CCO wisdom and the future of ESG at PRSA’s Tri-State District Conference
The event brought together some of the region’s top minds in comms to chart a path forward for the profession.
Last week, comms leaders from all around the New York City metro area and beyond gathered at the New York Athletic Club for PRSA’s Tri-State District 2023 Conference, sharing their ideas on the current and future state of comms with a focus on trends they’re keeping an eye on.
The day began with a keynote speech from Sally Sussman, executive vice president and chief corporate affairs officer at Pfizer, who shared her thoughts on how comms pros can best position themselves in a rapidly changing professional landscape. She told the gathered audience that the results will shine through with enough practice, hard work and experience.
“We are the best advertisement for our own work,” said Sussman.
Her words set the stage for a series of expert panels that touched on the finer points of both internal and external communications practices.
Rethinking ESG comms
Amid several years of social upheaval, the afternoon’s first panel sought to define what comms pros should look to do when developing an ESG strategy. Moderated by Carmen San Segundo, global communications director, ESG and CSR (corporate social responsibility) at IBM, the discussion explored how themes of sustainability, the rise of artificial intelligence, (AI) and transparency intersect.
At the top of the panel, Kasia Reterska, executive vice president of social impact and sustainability at Weber Shandwick, addressed the ill-defined nature of ESG efforts overall.
“ESG is too abstract, too nebulous as a concept,” she said. “We can offset this challenge by distilling and simplifying the language around ESG and making it more tangible. We have an obligation to educate our stakeholders about how we define ESG, and often when it’s clearly explained, there is buy in from leadership.”
Toby Usnik, head of communications at the British Consulate General in New York, added that meeting leaders and stakeholders where they are on ESG is the best way to garner authentic support.
“I think now more than ever, things in life are on something of a spectrum, be that neurological, political, or otherwise,” said Usnik “I approach the topic of ESG by talking to people and understanding where they are on the spectrum of the issue. See where they want to move on it, and hopefully it’s to a more responsible point.”
The panel also discussed how organizations should decide what issues to weigh in on in their ESG efforts. Usnik said that they need to weigh the cost of not speaking up on issues, and that ultimately, authentic ESG comms that center on the “S” should start with leadership.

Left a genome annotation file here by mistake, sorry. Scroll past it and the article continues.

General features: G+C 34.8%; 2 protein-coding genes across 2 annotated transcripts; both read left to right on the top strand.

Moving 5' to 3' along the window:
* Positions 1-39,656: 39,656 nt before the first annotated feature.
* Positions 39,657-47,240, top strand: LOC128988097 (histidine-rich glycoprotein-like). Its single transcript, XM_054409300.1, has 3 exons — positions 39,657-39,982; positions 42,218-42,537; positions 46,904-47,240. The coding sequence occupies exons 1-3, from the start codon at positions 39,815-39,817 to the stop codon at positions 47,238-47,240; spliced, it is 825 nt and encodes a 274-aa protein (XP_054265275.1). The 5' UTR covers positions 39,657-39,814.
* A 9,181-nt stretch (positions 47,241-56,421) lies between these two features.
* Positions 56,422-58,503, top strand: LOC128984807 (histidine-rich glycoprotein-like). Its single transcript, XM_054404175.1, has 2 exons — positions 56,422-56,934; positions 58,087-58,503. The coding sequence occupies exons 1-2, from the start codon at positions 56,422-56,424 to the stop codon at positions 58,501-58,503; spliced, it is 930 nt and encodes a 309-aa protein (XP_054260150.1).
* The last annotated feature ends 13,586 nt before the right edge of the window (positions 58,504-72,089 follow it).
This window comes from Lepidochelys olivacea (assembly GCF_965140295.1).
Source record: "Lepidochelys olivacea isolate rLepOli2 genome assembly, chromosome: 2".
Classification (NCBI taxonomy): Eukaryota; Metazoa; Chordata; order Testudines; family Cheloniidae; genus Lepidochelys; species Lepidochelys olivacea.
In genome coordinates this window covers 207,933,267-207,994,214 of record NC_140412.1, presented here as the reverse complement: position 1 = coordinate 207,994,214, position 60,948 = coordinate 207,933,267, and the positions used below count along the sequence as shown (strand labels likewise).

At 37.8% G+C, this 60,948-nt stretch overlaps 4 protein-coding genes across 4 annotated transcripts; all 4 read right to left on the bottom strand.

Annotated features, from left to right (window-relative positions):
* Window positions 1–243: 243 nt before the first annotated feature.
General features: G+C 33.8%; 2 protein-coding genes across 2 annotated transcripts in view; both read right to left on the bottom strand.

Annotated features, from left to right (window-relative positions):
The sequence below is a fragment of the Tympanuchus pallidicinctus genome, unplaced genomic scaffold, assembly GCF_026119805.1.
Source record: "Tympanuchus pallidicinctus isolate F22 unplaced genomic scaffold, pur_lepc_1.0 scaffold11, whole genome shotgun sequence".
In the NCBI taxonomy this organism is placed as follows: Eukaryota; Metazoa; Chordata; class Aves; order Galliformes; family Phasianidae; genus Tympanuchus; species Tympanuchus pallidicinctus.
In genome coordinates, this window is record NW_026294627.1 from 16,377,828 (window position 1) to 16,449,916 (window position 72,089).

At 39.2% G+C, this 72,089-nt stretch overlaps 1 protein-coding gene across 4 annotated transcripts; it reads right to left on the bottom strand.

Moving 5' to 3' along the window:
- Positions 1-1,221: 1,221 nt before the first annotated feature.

“Organizations need to ask themselves what’s really important to their brand identity and their employee population,” he said. “Once you start your ESG campaign, keep it up and measure it – and when you fail, be prepared to reflect on it.”
The view from the CCO suite
The event was capped by a panel that featured a group of chief communications officers (CCO) discussing industry trends and tenets of good comms leadership. Moderated by Karen Mateo, chief communications officer at PRSA, the lively conversation provided a view into how comms leaders can be influential and effective within their organizations.
When asked how CCOs can navigate the challenges and opportunities that come with the many roles comms leaders play, Bill Hankes, CCO at Forbes, reminded the room that the role of a CCO is still relatively new and that those in the role need to wear multiple hats at times.
“It’s not enough to be a great communicator; you need to bring something else to the table as well,” said Hankes. “It’s important for us to remember that we have a lot of skills that we bring to the forefront. We belong at the decision-making table of the organization, and that’s more apparent than ever to me.”
The panel then shifted gears toward how CCOs should deal with the flood of disinformation on social media these days. including how they evaluate and decide how to respond when it impacts their organization. Deirdre Latour, chief communications officer at Madison Square Garden Entertainment Corporation, said that comms pros should look at these issues on a case-by-case basis, but should take care to keep control of the message.
“If people are talking about you and you do nothing, you are allowing them to create the narrative,” she said. “Don’t just respond to the crazies, but if it’s strategically important to your business, I think you have to step up and say something.”
The panel and conference were capped with the group opining on the future of the comms profession and the skills comms leaders need to face it with.
“If you don’t understand the world around you, you’re at risk of being tone deaf,” said Hankes. “It’s all about understanding the context you’re dealing with as a communicator.”
Latour added that beyond a sharp business acumen, comms leaders must also develop soft skills — a process that starts from within.
“It’s important to learn about yourself and understand who you are and what triggers and motivates you,” she said. “In today’s world, you need to have empathy and actively listen to be the best leader you can be.”